View Coin 963-969 Pale Death of the Saracens ANCIENT - BYZANTINE (5th CENT AD - 15th CENT AD) BYZANTINE EMPIRE Nicephorus II, AD 963-969 AV Hist. Nomisma BYZANTINE EMPIRE Nicephorus II hold cross. obv Christ. rv Virgin & NGC XF Strike: 5/5 Surface: 4/5 Nicephorus II Phocas was celibate, but it wasn't because he slept on the floor. He easily could have met chicks, if he wanted to. How couldn't he, with a nickname like "The Pale Death of the Saracens" ? Before he was Emperor he successfully led a sea invasion of Crete to take the island back from pirate Arabs. He only reigned six years before his nephew John and some other punk kids killed Nicephorus while he was sleeping on the floor in the palace.

According to the auctioneer: "Constantinople, AD 963-969. + IhS XIS RЄX' RЄΣNANTIhM, bust of Christ facing, wearing nimbus cruciger with two pellets in each arm, pallium and colobium, raising right hand in benediction, book of Gospels cradled in left arm / + ΘЄOTOC' Ь' HΘ' hICHF' dЄSP', half-length facing busts of the nimbate Virgin Mary (on left), wearing stola and maphorium, and Nicephorus II (on right), wearing crown with pendilia, and loros, jointly holding patriarchal cross with pellet on shaft between them; barred M-Θ flanking Virgin. Sear 1778."
View Coin 1044 KAKWAYHIDS Iran Dinar of Faramurz ISLAMIC DYNASTIES DINAR AH435(1044) KAKWAYHIDS FARAMURZ CITING SELJUQ TUGHRIL BEG NGC MS 63 Kakwayhid. Faramurz (AH 433-443 / AD 1041-1051) gold Dinar AH 435 (AD 1043/4)

According to the auctioneer: "Gem UNC, Isfahan mint, A-1592.2, ICV-1656. 28mm. 3.72gm. Citing the Seljuq Tughril Beg as overlord. Absolutely phenomenal condition for the issue, the central devices razor-sharp with just a bit of slight doubling to the peripheral script, no bent to the flan whatsoever, and fields completely choked with die polish lines." It came out MS63 at NGC.

I have read that "these are almost all from the same hoard of c.3,000 pieces from very few dies found in the 1960's, which must have been a wonderful sight to see in one place."

Obv: لا اله الا الله وحده لا شريك له السلطان المعظم طغرل بك ⫯ ∩ (There is no deity except (the one) God alone. He has no equal; Sultan Tughril Beg)

Obv Inner Margin: بسم الله ضرب هذا الدينار أصفهان سنة خمس وثلثين واربع مائة‎ (In the name of God, this dinar was struck at Isbahan in year 35 and four hundred)

Obv Outer Margin: لله الأمر من قبل ومن بعد ويومئذ يفرح المؤمنون بنصر الله (To God belongs the order before and after; and in that day the believers shall rejoice in the help of God) Rev: شمس محمد رسول الله القـائم بامـر الله الامـير فرامرز (shams, Muhammad is the Messenger of Allah, al-Qa'im bi-amri 'llah, Prince Faramurz)

Rev Margin: محمد رسول الله ارسله بالهدى ودين الحق ليظهره على الدين كله ولو كره المشركون (Muhammad is the messenger of God. He sent him with guidance and the true religion to reveal it to all religions even if the polytheists abhor it)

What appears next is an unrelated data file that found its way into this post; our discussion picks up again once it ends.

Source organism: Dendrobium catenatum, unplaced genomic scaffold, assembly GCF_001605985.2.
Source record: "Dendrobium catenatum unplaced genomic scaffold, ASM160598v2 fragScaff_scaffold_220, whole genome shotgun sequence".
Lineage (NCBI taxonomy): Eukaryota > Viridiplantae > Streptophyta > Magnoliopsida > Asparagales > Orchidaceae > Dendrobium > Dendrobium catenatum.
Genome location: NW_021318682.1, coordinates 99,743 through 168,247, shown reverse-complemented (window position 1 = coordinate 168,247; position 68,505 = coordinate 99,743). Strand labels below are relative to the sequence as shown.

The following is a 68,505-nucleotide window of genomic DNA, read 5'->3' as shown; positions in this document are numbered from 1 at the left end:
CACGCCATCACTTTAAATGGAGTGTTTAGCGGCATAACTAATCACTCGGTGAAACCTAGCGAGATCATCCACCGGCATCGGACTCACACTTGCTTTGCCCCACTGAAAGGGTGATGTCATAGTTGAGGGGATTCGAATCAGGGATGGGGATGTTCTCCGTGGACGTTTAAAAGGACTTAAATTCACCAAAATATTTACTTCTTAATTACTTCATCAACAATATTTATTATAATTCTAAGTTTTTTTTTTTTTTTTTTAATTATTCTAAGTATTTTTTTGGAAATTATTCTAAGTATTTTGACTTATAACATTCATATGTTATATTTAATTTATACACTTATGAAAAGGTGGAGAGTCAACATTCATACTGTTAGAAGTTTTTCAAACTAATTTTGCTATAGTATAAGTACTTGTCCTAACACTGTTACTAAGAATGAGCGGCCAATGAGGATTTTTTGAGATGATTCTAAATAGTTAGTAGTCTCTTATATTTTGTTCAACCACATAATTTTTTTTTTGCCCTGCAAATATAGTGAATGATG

View Coin 1059 Fatimid dinar al Mustansir ISLAMIC DYNASTIES DINAR (AH427-487) FATIMID AL-MUSTANSIR (4.17g). AH449. MISR NGC MS 63 Abū Tamīm Ma‘ad al-Mustanṣir bi-llāh (Arabic: أبو تميم معد المستنصر بالله‎‎) was the eighth caliph of the Fatimid Caliphate from 1036 until 1094. He was one of the longest reigning Muslim rulers. Al-Mustansir was born in Cairo to Caliph Ali az-Zahir and a black slave from Nubia. So my collection is inclusive. Back off.

During his reign, Turkish mercenaries drained the treasury; many of the works of art and valuables of all sorts in the palace were sold to satisfy their demands---often they themselves were the purchasers, at merely nominal prices, and resold the articles thus gained at a profit. In one fortnight of the year 460/1068 (about 10 years after this coin), articles to the value of 30,000,000 dinars were sold off to provide pay for the Turks. Then some Turks took over Cairo outright.

Al-Mustansir lodged in rooms which had been stripped bare, waited on by only three slaves, and subsisting on two loaves which were sent him daily by the daughters of Ibn Babshand, the grammarian.

The victorious Turks dominated Cairo, held the successive viziers in subjection, treated al-Mustansir with contempt, and used their power to deplete the treasury by enhancing their pay to nearly twenty times its former figure. Nasir al-Dawla became so overbearing and tyrannical in his conduct that he provoked even his own followers, and so at length he was assassinated in 466/1074. Unfortunately, this left the city in a worse condition than ever, for it was now at the mercy of the various Turkish factions, who behaved no better than brigands. Conditions in Egypt continued to deteriorate, and unabated violence raged in the streets and countryside alike.

Sixty years? How'd this guy keep getting elected?

"Fatimid. al-Mustansir (AH 427-487 / AD 1036-1094) gold Dinar AH 449 (AD 1058/9) MS63 NGC, Misr mint, A-719A, ICV-837, SICA-691 (different date). 22mm. 4.17gm."